Friday, February 10, 2012

Walker and Scooter Usage 101

I've been using a walker and a mobility scooter for a while now. So I thought I'd share things you MUST know if you are ever (and hopefully never) in need of these mobility aids.

First, watch carefully where you are going... because usually the only people watching out for you are only plotting the quickest way to get in front of you.

Running into someone is always your fault. OK, so they ran into you. Or jumped directly in front of you. Or tried to get between you and the wall in only 6 inches of space. They will blame you so you might as well just accept it. Otherwise you'll be known as the crazy person who can't watch where they are going. Oh wait, that was the first rule wasn't it.

I need to write an entire section on curb cuts. First thing to know with any kind of mobility aid is that every perfectly able person believes that it is so much easier to use a curb cut than actually stepping up and down the curb. This entitles them to wait to cross at only those curb cuts.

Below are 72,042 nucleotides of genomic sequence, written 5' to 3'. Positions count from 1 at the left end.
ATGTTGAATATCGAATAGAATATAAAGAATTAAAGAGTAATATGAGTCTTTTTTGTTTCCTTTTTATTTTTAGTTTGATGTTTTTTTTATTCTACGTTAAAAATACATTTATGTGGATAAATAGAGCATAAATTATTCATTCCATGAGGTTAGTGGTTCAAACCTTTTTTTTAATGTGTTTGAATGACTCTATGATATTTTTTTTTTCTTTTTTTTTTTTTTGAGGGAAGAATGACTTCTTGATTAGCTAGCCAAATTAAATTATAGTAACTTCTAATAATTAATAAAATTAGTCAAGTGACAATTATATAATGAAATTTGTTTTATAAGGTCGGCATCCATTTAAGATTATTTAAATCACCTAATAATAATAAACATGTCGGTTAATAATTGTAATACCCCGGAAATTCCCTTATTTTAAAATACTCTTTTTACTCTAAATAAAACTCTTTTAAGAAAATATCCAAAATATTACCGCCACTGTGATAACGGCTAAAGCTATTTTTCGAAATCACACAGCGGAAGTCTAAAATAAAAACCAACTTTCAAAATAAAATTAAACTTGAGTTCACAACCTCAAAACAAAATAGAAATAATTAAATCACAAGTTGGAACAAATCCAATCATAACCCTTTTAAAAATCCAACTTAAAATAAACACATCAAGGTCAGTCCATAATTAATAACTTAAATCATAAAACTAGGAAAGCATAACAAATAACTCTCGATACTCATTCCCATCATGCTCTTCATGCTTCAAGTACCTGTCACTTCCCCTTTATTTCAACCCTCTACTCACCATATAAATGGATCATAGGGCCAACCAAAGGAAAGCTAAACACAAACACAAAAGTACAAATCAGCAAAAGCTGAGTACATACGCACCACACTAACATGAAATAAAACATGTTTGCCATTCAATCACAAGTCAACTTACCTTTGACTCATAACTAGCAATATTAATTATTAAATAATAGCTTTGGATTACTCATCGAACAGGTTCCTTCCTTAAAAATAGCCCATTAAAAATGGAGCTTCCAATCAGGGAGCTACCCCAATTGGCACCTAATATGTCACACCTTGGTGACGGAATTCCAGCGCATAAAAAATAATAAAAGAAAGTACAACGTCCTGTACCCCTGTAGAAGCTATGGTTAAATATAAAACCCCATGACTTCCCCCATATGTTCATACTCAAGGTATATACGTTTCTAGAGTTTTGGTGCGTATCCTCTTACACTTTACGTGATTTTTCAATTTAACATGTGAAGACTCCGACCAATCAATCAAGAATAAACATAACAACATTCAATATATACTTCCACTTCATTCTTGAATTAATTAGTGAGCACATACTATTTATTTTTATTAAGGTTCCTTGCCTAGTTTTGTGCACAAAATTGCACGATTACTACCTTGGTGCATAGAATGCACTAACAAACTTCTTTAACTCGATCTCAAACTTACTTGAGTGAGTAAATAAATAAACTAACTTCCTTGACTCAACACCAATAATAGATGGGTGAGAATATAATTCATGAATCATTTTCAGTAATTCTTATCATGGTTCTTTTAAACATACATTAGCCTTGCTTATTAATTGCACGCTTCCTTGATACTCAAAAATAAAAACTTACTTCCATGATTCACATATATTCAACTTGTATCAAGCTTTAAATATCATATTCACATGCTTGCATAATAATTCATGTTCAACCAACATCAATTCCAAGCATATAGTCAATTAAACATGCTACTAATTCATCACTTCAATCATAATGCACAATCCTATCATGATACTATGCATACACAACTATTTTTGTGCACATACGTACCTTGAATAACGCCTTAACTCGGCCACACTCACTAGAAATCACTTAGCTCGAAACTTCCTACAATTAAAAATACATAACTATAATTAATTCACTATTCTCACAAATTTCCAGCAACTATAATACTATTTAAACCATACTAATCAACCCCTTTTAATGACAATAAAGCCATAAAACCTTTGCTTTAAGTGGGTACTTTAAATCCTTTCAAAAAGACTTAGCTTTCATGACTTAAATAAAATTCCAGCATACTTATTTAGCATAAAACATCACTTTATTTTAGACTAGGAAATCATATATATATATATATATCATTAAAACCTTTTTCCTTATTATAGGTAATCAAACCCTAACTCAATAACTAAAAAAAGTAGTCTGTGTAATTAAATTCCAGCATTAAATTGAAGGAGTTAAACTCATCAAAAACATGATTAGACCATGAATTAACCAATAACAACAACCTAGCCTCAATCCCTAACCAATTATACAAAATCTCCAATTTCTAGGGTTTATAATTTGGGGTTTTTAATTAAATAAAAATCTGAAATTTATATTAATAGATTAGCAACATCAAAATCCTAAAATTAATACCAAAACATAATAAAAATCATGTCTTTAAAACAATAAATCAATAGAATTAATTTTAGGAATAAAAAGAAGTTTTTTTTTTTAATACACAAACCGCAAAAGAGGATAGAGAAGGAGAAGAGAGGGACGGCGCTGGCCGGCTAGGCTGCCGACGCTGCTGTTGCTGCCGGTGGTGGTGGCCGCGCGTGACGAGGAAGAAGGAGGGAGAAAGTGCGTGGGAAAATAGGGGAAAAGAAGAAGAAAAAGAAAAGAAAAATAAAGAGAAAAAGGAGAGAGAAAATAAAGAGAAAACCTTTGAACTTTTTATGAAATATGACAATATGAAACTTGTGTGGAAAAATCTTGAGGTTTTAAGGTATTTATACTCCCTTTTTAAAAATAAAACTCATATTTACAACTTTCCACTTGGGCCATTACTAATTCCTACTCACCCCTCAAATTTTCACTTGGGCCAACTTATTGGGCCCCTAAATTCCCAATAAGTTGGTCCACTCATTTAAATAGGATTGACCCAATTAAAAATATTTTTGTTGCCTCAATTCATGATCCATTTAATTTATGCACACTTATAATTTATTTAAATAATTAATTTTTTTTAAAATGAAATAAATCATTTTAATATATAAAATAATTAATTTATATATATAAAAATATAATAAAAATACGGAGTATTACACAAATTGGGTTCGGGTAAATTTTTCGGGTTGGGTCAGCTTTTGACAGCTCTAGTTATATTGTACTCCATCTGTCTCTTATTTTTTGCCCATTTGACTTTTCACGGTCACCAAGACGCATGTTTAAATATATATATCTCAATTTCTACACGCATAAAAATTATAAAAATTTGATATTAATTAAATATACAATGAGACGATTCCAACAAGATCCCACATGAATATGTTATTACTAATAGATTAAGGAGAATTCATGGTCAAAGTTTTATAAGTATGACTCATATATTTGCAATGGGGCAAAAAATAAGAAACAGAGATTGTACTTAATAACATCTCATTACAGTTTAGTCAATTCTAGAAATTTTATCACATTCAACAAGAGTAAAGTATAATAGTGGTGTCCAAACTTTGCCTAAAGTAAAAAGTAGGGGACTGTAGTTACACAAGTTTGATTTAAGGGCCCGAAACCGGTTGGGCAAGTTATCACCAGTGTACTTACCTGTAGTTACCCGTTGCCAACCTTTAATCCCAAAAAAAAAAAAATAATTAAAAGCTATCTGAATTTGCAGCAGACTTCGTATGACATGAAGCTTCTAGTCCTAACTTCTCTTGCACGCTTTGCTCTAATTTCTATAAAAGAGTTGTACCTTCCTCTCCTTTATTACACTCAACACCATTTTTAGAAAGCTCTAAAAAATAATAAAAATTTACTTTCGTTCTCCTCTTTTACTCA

This may also mean that you have been slowed into crossing the street. Of course the cars will beep at you just as the light turns green because you have obviously blocked their path on purpose. And remember, the people who previously blocked your use of the curb cut to start across the street are also standing in line to walk up the curb cut on the opposite side of the street.

And I'm sure whoever decided that curb cuts need those raised dots was worrying about the blind. While my scooter can roll over them easily the same can definitely not be said of my walker.

Those are just as bad as trying to control my walker over those beautiful brick paver walkways and driveways. Don't clench your teeth as you chatter and clatter across. And although you have to hold on tightly, be aware that at any moment your walker may be stuck sending you almost over the bar. I guess you could view all of that as replacing the need to use a shake weight to strengthen your arms.

I could go on and on about problems you'll find even in places that are considered to be accessible. But I really think the only way to get through is to see the absurdities of the situations and smile instead of dwelling on the problem.
And if you're like me accepting your situation may be helped by doing things like "tricking out your new wheels". Here's a photo of mine. That reflector on the front is actually a folding cup holder with a reflective White Sox sticker I added on the front. I've found a great saddle bag. And when I needed new wheels, well, you can see that I went for the fancy pink rims... I mean legs.

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